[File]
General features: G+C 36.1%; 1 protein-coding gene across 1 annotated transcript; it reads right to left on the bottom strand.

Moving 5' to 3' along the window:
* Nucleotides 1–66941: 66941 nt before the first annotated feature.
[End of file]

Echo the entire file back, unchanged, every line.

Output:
General features: G+C 36.1%; 1 protein-coding gene across 1 annotated transcript; it reads right to left on the bottom strand.

Moving 5' to 3' along the window:
* Nucleotides 1–66941: 66941 nt before the first annotated feature.